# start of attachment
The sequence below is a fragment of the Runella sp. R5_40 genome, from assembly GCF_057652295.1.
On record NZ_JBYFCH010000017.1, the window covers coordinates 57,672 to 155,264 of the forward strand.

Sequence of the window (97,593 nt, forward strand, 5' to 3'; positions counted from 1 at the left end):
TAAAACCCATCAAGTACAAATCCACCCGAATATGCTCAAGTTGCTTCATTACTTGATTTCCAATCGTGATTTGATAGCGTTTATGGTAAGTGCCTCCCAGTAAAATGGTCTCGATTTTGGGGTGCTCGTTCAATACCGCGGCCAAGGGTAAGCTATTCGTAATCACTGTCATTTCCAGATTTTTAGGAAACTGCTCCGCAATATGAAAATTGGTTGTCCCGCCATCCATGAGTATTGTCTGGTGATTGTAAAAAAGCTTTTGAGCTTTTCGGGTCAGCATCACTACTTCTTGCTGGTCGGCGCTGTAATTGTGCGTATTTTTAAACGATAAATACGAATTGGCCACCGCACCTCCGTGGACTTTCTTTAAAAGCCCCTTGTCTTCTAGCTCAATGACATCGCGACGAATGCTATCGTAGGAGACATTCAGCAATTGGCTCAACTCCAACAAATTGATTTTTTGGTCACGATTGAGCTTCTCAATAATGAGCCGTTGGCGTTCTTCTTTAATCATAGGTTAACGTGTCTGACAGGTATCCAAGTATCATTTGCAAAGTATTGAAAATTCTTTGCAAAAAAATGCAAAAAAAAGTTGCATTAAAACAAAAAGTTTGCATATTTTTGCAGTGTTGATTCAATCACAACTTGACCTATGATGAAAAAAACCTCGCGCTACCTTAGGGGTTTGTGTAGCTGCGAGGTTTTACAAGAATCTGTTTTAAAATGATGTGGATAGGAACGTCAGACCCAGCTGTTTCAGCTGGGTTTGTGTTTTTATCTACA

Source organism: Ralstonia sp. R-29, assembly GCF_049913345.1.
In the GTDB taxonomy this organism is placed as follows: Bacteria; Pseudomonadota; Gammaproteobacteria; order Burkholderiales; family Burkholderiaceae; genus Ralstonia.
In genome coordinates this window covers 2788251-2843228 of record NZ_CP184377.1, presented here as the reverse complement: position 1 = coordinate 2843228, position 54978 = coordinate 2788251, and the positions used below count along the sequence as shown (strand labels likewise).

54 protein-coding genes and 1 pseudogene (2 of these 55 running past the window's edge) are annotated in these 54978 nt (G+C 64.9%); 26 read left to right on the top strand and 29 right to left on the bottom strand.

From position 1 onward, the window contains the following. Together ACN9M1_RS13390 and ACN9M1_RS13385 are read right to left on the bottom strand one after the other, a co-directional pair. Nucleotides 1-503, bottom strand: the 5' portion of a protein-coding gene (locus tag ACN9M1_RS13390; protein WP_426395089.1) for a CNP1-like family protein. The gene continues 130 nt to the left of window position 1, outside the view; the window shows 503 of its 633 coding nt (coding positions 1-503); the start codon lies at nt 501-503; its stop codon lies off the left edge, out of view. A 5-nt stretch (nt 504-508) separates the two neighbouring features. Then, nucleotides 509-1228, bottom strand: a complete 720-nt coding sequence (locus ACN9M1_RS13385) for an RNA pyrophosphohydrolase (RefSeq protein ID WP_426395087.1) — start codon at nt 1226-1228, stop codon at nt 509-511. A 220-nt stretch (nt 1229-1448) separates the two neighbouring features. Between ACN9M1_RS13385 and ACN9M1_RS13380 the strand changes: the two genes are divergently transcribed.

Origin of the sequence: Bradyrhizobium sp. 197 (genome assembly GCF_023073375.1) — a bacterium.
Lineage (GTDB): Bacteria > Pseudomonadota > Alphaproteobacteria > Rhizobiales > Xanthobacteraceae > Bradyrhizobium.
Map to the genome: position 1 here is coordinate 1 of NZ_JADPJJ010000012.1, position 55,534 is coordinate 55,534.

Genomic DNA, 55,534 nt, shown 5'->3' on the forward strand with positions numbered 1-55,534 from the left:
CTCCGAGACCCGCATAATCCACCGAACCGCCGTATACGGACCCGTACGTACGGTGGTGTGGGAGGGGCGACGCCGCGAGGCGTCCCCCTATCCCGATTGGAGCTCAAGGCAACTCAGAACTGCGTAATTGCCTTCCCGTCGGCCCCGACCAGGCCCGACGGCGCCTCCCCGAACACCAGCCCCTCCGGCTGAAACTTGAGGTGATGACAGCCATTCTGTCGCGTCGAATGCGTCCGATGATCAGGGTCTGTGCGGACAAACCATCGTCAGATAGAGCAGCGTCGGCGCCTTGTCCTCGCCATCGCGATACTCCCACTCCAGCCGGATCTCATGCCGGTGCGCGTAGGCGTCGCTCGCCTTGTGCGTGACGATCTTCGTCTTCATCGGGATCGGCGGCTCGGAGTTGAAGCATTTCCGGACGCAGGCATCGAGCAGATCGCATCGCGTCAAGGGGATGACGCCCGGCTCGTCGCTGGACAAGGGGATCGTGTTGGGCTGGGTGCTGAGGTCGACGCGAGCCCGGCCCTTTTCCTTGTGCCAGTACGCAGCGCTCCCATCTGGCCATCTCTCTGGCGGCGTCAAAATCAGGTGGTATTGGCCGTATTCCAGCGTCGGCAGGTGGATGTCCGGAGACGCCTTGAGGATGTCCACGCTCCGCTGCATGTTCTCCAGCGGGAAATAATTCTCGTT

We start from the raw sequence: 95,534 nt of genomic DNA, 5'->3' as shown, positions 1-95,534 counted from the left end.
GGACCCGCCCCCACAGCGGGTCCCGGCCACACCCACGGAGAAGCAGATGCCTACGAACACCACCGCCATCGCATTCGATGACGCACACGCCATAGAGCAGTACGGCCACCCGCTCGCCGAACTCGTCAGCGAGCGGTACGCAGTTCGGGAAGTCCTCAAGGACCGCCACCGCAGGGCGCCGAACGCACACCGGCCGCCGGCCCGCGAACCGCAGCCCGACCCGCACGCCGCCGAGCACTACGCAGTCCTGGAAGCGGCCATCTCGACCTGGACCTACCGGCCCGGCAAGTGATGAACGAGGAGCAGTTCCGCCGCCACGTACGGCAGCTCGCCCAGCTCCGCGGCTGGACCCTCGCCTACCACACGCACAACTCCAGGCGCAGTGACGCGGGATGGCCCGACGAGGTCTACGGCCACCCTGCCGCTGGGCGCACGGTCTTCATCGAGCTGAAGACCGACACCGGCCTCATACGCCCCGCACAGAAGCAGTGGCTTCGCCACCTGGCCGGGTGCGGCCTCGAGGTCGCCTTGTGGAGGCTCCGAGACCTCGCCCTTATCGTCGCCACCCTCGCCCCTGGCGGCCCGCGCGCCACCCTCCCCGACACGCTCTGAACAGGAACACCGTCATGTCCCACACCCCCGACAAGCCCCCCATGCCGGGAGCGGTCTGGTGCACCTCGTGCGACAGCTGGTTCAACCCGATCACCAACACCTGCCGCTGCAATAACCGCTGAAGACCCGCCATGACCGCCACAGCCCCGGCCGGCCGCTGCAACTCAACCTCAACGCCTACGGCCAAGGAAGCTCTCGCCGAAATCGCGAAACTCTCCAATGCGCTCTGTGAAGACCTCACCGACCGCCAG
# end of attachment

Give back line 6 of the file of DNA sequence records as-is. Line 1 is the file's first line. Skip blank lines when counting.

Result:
In the GTDB taxonomy this organism is placed as follows: Bacteria; Pseudomonadota; Gammaproteobacteria; order Burkholderiales; family Burkholderiaceae; genus Ralstonia.